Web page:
How to build an insanely cool festival?
CLIENT — GRAPE AGENCY
Grape Festival is “the festival” in Slovakia, having had over 150 thousand visitors over its ten-year history. We have been with the brand from the beginning and through the hardest times, when it was an unknown event and when the brand recognition was low. Grape has now sold out for eight consecutive years (except for a pause due to COVID) and it is redefining every year what a contemporary audio-visual celebration should look like.
We experimented and discovered a revolutionary approach in restarting the brand communication every year with a completely different theme and identity. This was a risk because it could confuse the audience, but in fact the opposite happened. People were quickly hooked on the changing themes and wondered what the following year would look like. The theme reflected every year’s trends in design, fashion, and music; the brand was always up to date and gained new age categories of young fans. For brands like music festivals, accurate communication is critical. Their customers are experiencing the venue intensively for three days in the summer but are also interacting with the brand over the whole year. We will look at the three most important years for the brand’s success — 2014, 2015, and 2016.
2014 — Romantic Florals
In 2014, the theme was romantic flowers – one of the most popular themes in general. The use of flowers proved to be an absolute jackpot. It was great that, in addition to the brand’s audience, our mothers and completely different groups of people liked the flowers and the festival mood.
It was also a turning point in what summer festivals should look like in general. Until then, it was still about the importance of being brightly coloured, cheerful, summery, and crazy. Here we used a dark background that worked incredibly well and really made the floral design stand out. We added the white dots to let them evoke the feeling that you are lying on the grass and you can see the stars among the flowers. Let it support that romantic emotion.
We don't even have to mention any certain inspiration. There are a lot of these things all over the world, but we tried to give it our own flavour, style, and signature. We made all the inscriptions and the logo by hand (as in previous years), but this time it was more calligraphic and classy. The connection with the premises and dress code was also great. The floral shirts and clothes were amazing, but the most beautiful things were – of course – the real flowers worn in women’s hair.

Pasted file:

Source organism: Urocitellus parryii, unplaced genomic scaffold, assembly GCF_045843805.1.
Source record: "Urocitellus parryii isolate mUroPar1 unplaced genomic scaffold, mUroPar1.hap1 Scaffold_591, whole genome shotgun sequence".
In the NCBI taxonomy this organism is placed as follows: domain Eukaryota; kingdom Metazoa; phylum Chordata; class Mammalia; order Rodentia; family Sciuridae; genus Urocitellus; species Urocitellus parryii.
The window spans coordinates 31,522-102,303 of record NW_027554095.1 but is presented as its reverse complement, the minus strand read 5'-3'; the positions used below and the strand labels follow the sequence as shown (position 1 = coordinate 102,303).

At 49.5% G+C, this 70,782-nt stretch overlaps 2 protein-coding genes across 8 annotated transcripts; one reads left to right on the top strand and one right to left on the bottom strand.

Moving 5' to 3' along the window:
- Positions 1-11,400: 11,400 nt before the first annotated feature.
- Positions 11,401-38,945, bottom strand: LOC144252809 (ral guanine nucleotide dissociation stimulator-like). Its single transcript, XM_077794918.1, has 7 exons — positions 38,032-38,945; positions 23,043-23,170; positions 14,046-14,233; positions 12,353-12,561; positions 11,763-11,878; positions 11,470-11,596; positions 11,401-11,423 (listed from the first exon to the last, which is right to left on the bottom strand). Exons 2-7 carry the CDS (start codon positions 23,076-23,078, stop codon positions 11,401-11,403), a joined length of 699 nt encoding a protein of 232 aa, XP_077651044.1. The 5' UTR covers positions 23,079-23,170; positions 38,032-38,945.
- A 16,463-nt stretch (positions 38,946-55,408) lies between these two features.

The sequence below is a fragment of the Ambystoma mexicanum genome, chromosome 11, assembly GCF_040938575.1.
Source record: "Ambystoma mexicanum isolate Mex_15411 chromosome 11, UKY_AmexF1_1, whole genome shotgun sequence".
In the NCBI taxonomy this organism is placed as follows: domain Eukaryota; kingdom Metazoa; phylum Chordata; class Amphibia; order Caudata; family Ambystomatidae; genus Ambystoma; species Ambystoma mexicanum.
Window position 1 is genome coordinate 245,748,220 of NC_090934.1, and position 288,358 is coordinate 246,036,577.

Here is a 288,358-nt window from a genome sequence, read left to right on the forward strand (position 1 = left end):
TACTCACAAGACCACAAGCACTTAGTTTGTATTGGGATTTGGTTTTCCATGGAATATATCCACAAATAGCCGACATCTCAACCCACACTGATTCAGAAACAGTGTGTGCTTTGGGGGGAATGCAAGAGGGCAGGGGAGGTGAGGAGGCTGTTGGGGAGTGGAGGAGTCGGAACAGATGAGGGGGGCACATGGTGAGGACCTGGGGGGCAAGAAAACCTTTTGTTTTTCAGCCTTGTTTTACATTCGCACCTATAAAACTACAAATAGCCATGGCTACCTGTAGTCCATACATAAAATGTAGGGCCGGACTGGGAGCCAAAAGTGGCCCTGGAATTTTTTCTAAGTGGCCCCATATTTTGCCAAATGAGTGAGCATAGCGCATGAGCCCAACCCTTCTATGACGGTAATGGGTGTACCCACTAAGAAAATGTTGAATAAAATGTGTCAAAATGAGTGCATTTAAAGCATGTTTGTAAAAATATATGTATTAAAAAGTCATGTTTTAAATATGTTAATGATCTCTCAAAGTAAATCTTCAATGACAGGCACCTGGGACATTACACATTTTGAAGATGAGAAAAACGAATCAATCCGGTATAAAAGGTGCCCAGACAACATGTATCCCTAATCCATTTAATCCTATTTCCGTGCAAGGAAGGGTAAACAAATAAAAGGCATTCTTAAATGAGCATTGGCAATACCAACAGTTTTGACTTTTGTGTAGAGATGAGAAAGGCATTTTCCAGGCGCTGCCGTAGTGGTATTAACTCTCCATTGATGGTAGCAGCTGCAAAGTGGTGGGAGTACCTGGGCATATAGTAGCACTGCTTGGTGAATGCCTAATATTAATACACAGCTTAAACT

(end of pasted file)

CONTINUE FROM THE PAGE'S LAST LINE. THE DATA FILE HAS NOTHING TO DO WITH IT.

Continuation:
2015 — Melting Rainbows
For the 2015 edition, the inspiration was all those coloured spots and melting and overlapping colours. Multi-coloured stones, foil, bubbles, and simply everything that refracts light into a rainbow was used to create fascinating coloured structures. For the first time, there weren't any hand-drawn visuals; instead, we used other techniques. We wanted as many outputs as possible to be directly from some holographic or similar material.
For some things (e.g. posters and banners) this was not possible due to readability or price. Therefore, we had to solve things in a different way. We physically made moulds for the letters , which we filled with water and holographic paper and then left to freeze. Then we photographed the melting process. The great thing was that for the first time there was a story behind it that could be documented — and that it was not only digital but really tangible. Similar materials and colours also appeared in the dress code; we also added silver and gold just to make everything shiny.
2016 — Clean, Decent & Minimalistic
2016's topic arose quite quickly. We always liked the colour white and simple posters – but we were a little afraid of it. But now we realized that it was the right time to try it. We also wanted to do something really radical that year; this could be seen on the tickets, which are actually nothing. It’s design by no design — radical and viral.
We wanted it to continue like that — create a festival without any actual visuals —and for everything to be completely white. In the end, however, we changed that and used the motif of classical sculptures, which are mostly white. We made them using a modern digital method in collaboration with 3Ds VFX artists David Šandrik and Jakub Goda. We scanned real festival visitors into a comprehensive 3D model, and then we continued to work with them until a digital relief was created.
CREDITS — STRATEGY, ART DIRECTION & DESIGN: PAVOL BARTOŠ — DESIGN: MARTIN KLEMENTIS — MERCHANDISE PRODUCTION: MICHAL DARILA — ARCHITECTURE: MARTIN SKOČEK, ANDREJ OLAH — PHOTO & VIDEO PRODUCTION: JAKUB MARKECH, MATÚŠ BENCE — 3D VFX: DÁVID ŠANDRIK — CODE: TRIAD AGENCY — PRINTIG: DIW, S.R.O.
Be the next success story.
Be the next success story.